Everyone Should Start a Newsletter. Yes, That Means You!
Lessons from growing this newsletter to 3,000 subscribers
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I crossed 3,000 subscribers on this newsletter last week. And if I told my former self that I’d be writing a newsletter after leaving Netflix, I would’ve never believed it.
As an engineer, I thought the only business worth building was subscription software. But since delving into the newsletter world, I’ve realized that newsletters are better than software businesses in almost every single way.
It’s faster to write an article than it is to build an app.
It’s cheaper to operate because there’s no code to maintain.
It scales better than software because as the subscriber base grows the time to write a newsletter stays the same.
Newsletters can even charge the same subscription fees that investors prize in software businesses as well.
Take the newsletter “Pragmatic Engineer” by Gergely Orosz, an ex-Uber manager. This is the #1 tech newsletter on Substack and has over 300,000 subscribers.
Based on my napkin math, if 5% of his readers convert to paid subscribers then that means he has around 15,000 people paying him $15/month. If you multiply 15k people by $15, he makes $225k PER MONTH.
Multiply that over 12 months and we are talking about a 2.7 million dollar business per year.
Let that sink in for a second.
2.7 million dollars from a newsletter.
Granted, 2.7 million is on the higher end of estimates because he still has to pay fees and taxes. But still his one person newsletter makes more in one year than what most people make in their lifetimes.
Even if you keep your newsletter free, the revenue you can earn from sponsorships or course sales is not trivial.
Jack Raines has a finance newsletter with 30k+ subscribers, and charges 1k per sponsorship slot. He sends these newsletters twice a week, which means he’s making about 8k per month from sponsorships.
Even for my humble size of 3,000 subscribers, I’m starting to see results. Each newsletter issue I send drives about 1 or 2 course sales each. This is how in January I sold $350 in courses, and almost cracked $400 in February last month, a new record.
The lesson here is that newsletters are serious businesses, and you’ve got to get on the newsletter train ASAP.
How to Get Started With a Newsletter
There are two main platforms that people write newsletters on: Substack and Beehiiv.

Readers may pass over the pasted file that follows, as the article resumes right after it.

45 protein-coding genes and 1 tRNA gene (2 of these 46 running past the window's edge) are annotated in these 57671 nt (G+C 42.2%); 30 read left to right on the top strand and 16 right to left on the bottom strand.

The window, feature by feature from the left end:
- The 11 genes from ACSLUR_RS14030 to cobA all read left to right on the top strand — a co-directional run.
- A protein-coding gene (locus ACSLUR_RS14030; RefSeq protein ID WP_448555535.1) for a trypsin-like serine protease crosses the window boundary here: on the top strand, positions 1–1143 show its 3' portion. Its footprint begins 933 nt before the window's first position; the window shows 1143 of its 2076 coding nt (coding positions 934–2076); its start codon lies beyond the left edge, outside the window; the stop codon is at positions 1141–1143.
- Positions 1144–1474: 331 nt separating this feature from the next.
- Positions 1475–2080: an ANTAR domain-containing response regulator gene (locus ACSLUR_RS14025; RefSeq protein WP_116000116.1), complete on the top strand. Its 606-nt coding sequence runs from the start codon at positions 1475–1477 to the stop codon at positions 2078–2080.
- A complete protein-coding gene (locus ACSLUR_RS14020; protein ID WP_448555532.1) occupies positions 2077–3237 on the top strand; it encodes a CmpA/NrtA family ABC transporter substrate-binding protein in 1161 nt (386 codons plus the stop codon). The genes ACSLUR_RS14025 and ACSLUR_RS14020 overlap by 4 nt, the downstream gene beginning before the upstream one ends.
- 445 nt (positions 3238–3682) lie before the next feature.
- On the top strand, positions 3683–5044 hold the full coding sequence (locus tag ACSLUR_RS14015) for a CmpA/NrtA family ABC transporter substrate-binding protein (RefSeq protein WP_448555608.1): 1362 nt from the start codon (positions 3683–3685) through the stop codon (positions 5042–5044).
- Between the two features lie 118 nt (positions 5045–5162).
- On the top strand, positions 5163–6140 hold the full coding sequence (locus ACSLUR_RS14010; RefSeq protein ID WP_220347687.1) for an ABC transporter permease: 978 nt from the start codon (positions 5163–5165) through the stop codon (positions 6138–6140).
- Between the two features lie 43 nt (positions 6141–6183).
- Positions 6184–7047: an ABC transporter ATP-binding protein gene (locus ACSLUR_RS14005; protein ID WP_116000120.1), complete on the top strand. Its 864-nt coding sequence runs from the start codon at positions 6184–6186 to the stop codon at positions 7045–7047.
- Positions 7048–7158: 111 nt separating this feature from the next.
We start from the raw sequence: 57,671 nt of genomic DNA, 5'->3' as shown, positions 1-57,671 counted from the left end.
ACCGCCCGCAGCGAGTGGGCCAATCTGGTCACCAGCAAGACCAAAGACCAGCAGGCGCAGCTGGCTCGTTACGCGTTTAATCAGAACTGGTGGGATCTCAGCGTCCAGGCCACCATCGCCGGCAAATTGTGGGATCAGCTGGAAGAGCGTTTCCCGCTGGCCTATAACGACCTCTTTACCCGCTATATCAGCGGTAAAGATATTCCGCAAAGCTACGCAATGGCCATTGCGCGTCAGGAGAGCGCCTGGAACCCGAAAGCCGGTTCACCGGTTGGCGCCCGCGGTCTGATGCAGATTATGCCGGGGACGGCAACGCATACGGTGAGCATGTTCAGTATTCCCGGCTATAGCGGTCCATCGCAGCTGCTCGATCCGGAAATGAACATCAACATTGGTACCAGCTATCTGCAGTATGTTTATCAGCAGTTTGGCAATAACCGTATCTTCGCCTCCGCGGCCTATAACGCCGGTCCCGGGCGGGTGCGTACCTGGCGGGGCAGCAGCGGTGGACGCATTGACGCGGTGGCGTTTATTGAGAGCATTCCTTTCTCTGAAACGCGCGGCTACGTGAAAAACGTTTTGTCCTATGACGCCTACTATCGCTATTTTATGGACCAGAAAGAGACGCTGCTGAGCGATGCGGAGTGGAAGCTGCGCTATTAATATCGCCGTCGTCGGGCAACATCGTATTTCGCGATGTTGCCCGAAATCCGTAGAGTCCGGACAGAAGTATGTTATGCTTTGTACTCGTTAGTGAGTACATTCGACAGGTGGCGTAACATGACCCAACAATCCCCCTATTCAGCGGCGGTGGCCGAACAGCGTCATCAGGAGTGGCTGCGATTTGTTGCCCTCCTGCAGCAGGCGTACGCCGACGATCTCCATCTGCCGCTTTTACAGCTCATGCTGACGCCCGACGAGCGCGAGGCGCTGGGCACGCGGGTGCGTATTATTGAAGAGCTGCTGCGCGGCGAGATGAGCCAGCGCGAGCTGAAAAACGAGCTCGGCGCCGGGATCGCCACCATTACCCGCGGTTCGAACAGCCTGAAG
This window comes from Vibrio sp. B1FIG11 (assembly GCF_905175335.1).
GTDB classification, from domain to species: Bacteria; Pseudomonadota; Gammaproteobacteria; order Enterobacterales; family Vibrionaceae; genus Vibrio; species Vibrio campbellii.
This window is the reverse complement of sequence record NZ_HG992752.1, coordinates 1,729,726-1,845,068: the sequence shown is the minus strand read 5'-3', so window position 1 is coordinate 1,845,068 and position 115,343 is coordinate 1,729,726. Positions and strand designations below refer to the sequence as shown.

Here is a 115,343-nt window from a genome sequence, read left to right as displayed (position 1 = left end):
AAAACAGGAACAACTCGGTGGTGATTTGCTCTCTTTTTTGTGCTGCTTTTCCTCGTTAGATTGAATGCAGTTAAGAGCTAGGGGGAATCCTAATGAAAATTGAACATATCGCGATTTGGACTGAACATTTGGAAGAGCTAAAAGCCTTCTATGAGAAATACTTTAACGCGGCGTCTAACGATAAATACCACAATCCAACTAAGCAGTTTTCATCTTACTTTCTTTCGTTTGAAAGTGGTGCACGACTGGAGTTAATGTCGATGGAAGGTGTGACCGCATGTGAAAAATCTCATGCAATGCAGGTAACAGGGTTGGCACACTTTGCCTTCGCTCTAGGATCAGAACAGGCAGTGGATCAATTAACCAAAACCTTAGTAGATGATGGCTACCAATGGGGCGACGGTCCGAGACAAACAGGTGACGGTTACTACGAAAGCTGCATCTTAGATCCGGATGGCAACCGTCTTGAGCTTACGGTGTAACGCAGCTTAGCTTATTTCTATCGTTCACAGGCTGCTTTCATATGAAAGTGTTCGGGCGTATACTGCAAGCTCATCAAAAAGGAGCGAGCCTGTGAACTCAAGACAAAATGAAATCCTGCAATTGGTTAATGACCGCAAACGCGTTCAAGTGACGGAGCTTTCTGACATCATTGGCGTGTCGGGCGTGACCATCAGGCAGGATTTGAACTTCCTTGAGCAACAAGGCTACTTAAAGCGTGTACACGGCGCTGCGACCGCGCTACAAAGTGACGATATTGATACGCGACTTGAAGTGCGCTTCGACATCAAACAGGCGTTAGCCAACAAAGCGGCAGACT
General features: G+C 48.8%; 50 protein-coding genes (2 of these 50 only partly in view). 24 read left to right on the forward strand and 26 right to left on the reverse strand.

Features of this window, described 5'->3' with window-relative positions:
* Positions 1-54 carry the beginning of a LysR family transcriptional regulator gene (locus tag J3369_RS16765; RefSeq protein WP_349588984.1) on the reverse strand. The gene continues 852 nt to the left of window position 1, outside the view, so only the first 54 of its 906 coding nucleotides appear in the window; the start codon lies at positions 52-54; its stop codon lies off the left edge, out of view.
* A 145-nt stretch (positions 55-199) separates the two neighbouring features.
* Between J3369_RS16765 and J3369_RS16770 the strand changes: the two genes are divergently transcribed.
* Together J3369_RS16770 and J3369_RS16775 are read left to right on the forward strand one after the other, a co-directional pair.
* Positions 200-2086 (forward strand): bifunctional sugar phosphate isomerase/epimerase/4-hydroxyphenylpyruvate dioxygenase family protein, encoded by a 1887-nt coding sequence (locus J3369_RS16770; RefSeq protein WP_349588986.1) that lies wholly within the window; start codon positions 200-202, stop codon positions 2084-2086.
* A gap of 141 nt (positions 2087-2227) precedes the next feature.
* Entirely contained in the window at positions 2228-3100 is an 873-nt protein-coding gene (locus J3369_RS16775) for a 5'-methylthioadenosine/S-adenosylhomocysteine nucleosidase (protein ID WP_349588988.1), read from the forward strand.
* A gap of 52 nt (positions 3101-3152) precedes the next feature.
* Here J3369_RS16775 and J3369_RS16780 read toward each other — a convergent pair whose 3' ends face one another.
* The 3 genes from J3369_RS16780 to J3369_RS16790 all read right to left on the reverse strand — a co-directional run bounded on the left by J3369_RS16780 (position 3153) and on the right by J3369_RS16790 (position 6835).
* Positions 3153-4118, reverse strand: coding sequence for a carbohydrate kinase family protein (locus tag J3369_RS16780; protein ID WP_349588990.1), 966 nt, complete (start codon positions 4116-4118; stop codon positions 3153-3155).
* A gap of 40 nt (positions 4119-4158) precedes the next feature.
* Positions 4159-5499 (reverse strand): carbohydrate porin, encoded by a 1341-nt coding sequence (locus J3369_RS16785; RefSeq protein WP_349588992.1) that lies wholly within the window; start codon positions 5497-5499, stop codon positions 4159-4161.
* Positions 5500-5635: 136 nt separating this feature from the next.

Most people recommend starting on Substack because it’s free to start and easy to setup. They also launched several game-changing features such as recommendations which helps with discoverability and have prioritized improving SEO.
However, if you turn on paid subscriptions, the 10% take rate from Substack is quite high. Imagine if you were like Gergely, you would have to pay at least 200k in fees to Substack every year.
Beehiiv on the other hand charges a flat subscription fee that doesn’t scale with your subscriber base. And if you’re under 2,500 subscribers, it’s free.
Substack also has an issue where they don’t allow you to set canonical links for your articles. Canonical links are how you tell Google which website is the master source of your content.
For example, if you cross-post your article on 5 websites, but set the canonical link to your blog, then it’s your blog that will show up in the Google search results, not the other websites.
Substack’s inability to let creators set canonical links is a serious issue because it means you must use Substack as your primary content host. But if you can’t tell Substack where the master source of your articles are, do you really own the content?
On balance, it’s a toss-up between starting a newsletter on Beehiiv or Substack. You can’t go wrong either way.
Many people tell me how they want to start a newsletter, but worry that they “have nothing to write about.” But the issue with writing is never a lack of topics to write about, but not enough time to write about everything!
So to get started, I recommend centering your newsletter around 3 questions.
What could you talk endlessly about?
What type of content do you regularly consume?
What do people ask you for advice on?
Using your passions for a newsletter
The topics you can talk endlessly about are a rich source of newsletter content. By definition, if you can talk endlessly about it, you will never run out of content!
Any of your interests and hobbies qualify. Think of your friends who talk endlessly about the NBA, music, K-Pop, entrepreneurship, AI, crypto, and more. Each of these could be a newsletter on its own.
For example, Avinash Kunnath is a writer from my alma mater UC Berkeley. He is a huge sports fan and goes to all of the Berkeley athletics games. He started a Substack where he documents his takes from each Berkeley game. Now it has turned into a forum for Berkeley fans to discuss their athletics program. So Avinash managed to use his passion for Berkeley sports to fuel his newsletter content engine.
Curation as a Newsletter
The content that you consume daily is also a starting point for your newsletter as well. You probably listen to so many podcasts and read so many articles. You just have to organize them, write quick summaries, and boom - you’ve got a newsletter!